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Old 11-05-2012, 12:34 AM   #1
DropTopKingM3
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Arrow Plumbers/ Heat gurus please help me. Radiator air vent question.

Long story short Im having a problem in my 6 story building. The first story is on the ground/floor level with the boiler right under it. I have a slew of 1st floor tenants telling me its too hot in their apartment and other tenants on the 5th floor (top floor) telling me its too cold. Two of the top floor tenants are telling me that only some radiators heat up, but not all.

Earlier today I went to the hardware store and purchased some #D Steam angle vent for one of the 5th floor apartments. I changed all of the vent/valves on each radiator in the apartment. Now she's happy and she said she's getting equal heat in all of her rooms.

My question is, what kind of air vents do I get to keep the heat down on the main floor apartments? Also, are the #D valves the correct ones to use on the apartments that are furthest away from the boiler room (ex: top floor) I used my laser beam thermometor and Im getting 71 degree temps on the 5th floor and near 80 on the first floor. In one apartment is was 85 degrees in the bathroom. I dont want to lower the temperature on the thermastat because I dont want it to drop below 69/70 on the 5th floor.

System Im working with, a HB Smith gas boiler and 1 pipe old school traditional radiators. Its a steam boiler and the water levels are constantly at adequate level since I cleaned the self feeder.

Thanks very much in advance.



Here's one of the air vents that were installed in the 5th floor.



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Old 11-05-2012, 12:47 AM   #2
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Steam radiators, lol, what a sh!t hole.
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Old 11-05-2012, 12:55 AM   #3
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Steam radiators, lol, what a sh!t hole.
Anything but a sh!t hole, but thanks.
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Old 11-05-2012, 12:55 AM   #4
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Wait, what year are we in again? I wasn't aware it was 1884.
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Old 11-05-2012, 12:57 AM   #5
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Wait, what year are we in again? I wasn't aware it was 1884.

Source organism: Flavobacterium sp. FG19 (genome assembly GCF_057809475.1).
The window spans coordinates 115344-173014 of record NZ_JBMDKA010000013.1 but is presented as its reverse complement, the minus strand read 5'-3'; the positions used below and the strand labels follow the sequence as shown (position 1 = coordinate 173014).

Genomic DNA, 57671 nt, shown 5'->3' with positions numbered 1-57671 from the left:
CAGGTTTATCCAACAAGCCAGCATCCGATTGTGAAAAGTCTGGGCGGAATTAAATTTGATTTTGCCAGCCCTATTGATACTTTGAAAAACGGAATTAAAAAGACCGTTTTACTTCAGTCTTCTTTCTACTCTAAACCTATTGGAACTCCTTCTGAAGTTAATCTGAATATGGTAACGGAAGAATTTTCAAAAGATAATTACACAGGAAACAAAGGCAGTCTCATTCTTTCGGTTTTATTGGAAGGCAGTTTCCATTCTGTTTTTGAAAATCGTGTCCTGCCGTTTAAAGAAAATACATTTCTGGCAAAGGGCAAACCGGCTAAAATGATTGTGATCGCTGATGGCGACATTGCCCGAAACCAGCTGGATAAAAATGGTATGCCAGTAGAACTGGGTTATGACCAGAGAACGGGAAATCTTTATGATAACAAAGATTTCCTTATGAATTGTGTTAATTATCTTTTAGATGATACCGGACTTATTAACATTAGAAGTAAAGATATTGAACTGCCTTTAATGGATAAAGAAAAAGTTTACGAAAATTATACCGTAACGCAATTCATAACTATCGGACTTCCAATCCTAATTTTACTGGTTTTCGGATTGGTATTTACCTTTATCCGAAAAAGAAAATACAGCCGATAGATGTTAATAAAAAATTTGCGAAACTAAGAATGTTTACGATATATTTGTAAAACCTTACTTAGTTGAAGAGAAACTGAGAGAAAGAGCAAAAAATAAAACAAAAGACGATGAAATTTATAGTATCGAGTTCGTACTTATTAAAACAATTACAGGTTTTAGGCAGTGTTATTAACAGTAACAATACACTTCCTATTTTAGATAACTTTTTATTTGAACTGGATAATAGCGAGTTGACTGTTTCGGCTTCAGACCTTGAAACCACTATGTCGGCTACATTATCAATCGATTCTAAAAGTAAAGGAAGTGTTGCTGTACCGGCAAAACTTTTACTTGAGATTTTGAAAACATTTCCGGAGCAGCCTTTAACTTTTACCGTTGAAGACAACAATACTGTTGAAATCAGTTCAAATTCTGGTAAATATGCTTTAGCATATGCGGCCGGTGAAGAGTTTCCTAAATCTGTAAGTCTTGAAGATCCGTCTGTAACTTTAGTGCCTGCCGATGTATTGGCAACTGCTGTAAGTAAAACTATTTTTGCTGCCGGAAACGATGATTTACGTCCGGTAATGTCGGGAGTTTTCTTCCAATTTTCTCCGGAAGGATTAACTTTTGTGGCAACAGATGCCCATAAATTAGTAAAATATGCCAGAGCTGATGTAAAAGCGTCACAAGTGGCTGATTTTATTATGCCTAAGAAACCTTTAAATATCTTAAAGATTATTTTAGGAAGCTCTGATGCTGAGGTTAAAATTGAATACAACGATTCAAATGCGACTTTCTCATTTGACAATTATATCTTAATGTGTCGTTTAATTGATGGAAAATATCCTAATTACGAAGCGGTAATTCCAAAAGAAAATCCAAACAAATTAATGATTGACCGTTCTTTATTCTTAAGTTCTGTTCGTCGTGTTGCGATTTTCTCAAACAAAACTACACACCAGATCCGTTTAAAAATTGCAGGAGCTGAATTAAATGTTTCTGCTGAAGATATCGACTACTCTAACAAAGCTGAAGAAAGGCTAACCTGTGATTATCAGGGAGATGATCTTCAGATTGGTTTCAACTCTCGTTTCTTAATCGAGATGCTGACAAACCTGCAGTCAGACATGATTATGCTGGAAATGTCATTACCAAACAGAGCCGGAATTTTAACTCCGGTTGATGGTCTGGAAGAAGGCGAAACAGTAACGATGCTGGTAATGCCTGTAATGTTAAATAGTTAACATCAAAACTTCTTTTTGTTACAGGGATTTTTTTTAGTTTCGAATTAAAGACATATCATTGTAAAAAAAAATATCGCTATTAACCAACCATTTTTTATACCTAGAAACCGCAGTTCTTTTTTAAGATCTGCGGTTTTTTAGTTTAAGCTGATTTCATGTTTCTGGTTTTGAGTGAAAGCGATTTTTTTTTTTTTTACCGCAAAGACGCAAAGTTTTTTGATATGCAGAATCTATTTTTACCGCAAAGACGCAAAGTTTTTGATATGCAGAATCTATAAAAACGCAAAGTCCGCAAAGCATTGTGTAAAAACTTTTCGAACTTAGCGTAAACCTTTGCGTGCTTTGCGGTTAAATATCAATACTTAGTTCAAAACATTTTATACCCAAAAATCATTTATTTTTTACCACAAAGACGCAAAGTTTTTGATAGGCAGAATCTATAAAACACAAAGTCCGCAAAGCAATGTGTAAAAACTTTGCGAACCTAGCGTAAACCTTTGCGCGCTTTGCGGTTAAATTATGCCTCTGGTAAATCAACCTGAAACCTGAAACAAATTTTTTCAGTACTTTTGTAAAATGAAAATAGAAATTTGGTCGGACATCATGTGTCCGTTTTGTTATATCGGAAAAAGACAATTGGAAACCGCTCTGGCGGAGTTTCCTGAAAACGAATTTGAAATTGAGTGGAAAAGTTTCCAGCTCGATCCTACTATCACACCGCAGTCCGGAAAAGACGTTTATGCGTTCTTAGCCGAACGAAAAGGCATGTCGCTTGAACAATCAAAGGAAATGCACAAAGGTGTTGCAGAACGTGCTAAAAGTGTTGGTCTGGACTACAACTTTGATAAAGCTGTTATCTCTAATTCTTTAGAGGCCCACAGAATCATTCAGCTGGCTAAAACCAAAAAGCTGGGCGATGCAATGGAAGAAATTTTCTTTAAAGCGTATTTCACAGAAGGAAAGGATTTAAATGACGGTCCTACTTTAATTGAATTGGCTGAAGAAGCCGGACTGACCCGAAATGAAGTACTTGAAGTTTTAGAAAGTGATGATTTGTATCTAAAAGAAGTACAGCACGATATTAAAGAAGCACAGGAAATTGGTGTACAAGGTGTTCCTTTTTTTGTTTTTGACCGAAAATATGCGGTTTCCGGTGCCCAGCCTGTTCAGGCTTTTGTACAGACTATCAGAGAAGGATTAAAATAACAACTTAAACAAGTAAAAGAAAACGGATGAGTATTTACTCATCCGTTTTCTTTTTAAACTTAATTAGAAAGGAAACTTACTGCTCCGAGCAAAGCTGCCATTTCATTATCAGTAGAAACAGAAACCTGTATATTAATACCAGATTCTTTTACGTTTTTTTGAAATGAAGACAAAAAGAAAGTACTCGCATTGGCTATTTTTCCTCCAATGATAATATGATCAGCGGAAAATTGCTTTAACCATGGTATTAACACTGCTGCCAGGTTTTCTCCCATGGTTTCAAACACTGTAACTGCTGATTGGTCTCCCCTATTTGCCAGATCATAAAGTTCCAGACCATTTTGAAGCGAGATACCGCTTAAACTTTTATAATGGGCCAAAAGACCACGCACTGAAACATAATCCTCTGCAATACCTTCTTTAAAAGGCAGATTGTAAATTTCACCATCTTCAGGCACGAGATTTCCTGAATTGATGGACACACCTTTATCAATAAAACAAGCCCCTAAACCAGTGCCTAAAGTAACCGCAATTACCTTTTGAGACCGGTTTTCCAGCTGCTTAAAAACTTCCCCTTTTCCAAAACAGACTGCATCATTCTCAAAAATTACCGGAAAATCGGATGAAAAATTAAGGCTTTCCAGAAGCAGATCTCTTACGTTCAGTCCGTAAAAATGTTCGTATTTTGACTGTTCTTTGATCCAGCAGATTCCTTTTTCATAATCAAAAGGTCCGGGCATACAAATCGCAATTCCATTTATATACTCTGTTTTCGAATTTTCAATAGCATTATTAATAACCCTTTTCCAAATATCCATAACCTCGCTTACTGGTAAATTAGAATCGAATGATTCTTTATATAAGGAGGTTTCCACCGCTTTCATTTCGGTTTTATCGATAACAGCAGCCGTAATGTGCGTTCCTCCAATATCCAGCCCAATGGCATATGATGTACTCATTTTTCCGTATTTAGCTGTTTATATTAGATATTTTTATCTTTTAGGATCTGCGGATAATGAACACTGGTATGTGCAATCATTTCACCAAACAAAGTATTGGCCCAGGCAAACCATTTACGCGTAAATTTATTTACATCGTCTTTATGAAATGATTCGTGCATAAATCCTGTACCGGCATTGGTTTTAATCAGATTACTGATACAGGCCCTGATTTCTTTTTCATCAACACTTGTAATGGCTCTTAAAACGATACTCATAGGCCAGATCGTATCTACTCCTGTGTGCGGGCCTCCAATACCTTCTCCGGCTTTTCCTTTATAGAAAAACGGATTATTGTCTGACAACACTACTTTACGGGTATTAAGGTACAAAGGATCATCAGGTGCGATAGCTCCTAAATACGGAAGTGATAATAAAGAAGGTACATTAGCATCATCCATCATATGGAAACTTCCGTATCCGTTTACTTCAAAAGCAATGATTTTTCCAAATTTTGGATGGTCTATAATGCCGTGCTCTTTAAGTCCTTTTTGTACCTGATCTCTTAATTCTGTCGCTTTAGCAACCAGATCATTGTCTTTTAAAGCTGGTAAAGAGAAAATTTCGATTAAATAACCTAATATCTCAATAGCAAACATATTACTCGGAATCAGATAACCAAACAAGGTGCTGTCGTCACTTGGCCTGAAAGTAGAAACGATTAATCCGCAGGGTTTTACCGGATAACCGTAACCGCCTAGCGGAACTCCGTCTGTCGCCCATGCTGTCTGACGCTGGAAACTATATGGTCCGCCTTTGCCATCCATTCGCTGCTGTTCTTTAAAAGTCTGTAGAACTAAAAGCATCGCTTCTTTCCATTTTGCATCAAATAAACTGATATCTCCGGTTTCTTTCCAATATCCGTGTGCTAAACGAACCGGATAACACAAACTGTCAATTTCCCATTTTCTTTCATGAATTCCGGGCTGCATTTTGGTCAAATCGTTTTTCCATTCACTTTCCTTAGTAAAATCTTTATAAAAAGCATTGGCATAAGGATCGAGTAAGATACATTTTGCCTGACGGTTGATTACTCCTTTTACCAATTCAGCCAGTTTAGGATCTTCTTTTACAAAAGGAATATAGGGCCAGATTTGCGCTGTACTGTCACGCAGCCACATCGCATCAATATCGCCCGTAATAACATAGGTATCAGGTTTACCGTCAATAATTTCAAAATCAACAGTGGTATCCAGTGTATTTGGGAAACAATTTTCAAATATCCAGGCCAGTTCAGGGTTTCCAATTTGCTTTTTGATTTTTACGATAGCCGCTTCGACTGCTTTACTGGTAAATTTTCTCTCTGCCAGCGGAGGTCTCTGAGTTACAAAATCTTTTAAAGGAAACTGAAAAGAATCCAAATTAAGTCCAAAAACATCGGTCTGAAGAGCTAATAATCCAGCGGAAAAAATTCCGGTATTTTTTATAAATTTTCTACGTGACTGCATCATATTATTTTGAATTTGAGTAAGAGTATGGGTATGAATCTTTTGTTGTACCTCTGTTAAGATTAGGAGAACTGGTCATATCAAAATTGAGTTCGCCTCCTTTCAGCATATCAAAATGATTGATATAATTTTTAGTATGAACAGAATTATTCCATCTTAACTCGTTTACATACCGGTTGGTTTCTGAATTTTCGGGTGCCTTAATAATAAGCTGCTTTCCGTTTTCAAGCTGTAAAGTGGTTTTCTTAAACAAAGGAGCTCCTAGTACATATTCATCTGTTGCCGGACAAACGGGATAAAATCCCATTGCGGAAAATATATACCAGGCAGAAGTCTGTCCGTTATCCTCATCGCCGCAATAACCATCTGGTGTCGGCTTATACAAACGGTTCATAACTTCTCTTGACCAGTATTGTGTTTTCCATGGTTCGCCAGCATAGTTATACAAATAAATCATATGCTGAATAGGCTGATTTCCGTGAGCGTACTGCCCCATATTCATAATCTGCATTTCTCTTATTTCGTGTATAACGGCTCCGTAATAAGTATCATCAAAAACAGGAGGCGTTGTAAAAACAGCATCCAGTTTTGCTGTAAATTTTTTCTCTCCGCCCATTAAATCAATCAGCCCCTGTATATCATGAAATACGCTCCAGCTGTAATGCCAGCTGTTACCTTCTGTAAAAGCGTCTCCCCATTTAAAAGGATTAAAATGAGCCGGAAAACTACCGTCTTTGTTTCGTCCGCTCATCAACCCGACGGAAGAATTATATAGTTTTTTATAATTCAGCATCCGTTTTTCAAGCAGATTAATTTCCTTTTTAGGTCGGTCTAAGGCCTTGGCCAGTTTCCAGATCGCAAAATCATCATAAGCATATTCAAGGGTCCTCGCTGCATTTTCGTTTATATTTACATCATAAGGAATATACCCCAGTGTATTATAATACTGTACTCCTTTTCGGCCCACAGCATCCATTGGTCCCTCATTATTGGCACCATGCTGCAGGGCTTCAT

Most of the buildings in NYC have steam radiators. My building was built in 1931. If it aint broke, why spend all that money fixing it?
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Old 11-05-2012, 01:09 AM   #6
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Wait, what year are we in again? I wasn't aware it was 1884.
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Old 11-05-2012, 06:50 AM   #7
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Steam is by far the best way to heat. I have central heating and air in my place and WISH I had steam.
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Old 11-05-2012, 07:14 AM   #8
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I'm not a plumber and not familiar with steam, but doesn't each radiator have a valve you could close down on lower floors and open up on top?

Also, I know there is a delay setting on thermostat...and depending on where thermostat is...can be adjusted to run longer when it's on so hopefully the steam gets up high.

GL!
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Old 11-05-2012, 08:38 AM   #9
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I'm not a plumber but this video might help.

http://www.thisoldhouse.com/toh/vide...638722,00.html
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Old 11-05-2012, 08:39 AM   #10
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Sounds like you need to bleed the system
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Old 11-05-2012, 10:26 AM   #11
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Steam is by far the best way to heat. I have central heating and air in my place and WISH I had steam.
umm, radiant (steam) heating is nice for floors but I hated it for heating a room

a gas furnance, or hell even those weird A/C / furnace combos worked better and much more precise for me


one thing I DID notice about gas furnace heating is I prefer the central air duct to be located on the ceiling and not on the floor, even though heat rises. The difference (to me) seemed rather significant and the feeling of warm air blowing on your back while you're in bed is quite nice.
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Old 11-05-2012, 12:31 PM   #12
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Post a picture of the Radiator Valves. Every valve has a set Orifice this determines how much the valve can open too..
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Old 11-05-2012, 01:39 PM   #13
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Quote:
Originally Posted by DropTopKingM3 View Post
Most of the buildings in NYC have steam radiators. My building was built in 1931. If it aint broke, why spend all that money fixing it?
sorry man, I just had to.

The idea of steam-powered anything just strikes me as anachronistic.
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Old 11-05-2012, 01:44 PM   #14
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Quote:
Originally Posted by dmax View Post
I'm not a plumber and not familiar with steam, but doesn't each radiator have a valve you could close down on lower floors and open up on top?